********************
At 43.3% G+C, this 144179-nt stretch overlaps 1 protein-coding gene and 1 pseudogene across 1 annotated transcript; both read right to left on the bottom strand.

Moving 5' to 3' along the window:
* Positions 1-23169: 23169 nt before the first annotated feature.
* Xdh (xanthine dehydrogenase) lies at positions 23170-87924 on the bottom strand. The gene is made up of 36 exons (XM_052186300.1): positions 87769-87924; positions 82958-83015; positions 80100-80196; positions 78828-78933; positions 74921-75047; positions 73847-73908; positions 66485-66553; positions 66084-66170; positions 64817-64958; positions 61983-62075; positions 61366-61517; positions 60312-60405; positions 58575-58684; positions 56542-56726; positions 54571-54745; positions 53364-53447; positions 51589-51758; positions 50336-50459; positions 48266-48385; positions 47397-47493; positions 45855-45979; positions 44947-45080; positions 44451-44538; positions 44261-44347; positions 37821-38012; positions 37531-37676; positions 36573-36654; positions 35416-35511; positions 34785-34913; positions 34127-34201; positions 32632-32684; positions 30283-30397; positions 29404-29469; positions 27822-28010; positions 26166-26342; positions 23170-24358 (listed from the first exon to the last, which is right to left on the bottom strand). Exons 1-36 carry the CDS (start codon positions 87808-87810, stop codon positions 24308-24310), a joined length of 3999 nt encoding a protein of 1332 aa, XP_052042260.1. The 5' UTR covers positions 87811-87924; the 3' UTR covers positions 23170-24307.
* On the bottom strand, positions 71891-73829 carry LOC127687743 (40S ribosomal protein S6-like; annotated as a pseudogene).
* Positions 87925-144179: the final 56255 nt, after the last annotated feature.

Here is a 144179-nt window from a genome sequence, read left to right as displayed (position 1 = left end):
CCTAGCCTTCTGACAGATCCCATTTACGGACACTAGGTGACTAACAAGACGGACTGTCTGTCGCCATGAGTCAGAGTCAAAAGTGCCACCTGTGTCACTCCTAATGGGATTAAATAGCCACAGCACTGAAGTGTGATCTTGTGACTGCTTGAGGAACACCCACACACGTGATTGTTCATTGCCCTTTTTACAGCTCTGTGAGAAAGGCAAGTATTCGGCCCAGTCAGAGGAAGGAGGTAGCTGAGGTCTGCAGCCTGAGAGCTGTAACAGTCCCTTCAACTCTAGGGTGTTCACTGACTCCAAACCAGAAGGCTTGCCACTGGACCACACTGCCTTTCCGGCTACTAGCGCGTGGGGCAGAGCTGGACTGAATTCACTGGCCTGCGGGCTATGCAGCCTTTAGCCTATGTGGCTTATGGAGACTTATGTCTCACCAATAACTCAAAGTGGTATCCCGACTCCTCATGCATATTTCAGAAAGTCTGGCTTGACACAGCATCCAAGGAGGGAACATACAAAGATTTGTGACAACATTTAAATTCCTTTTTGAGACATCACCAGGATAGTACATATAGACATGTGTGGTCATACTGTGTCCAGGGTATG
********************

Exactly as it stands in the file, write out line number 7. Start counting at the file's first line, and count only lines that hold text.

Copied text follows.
Here is a 144179-nt window from a genome sequence, read left to right as displayed (position 1 = left end):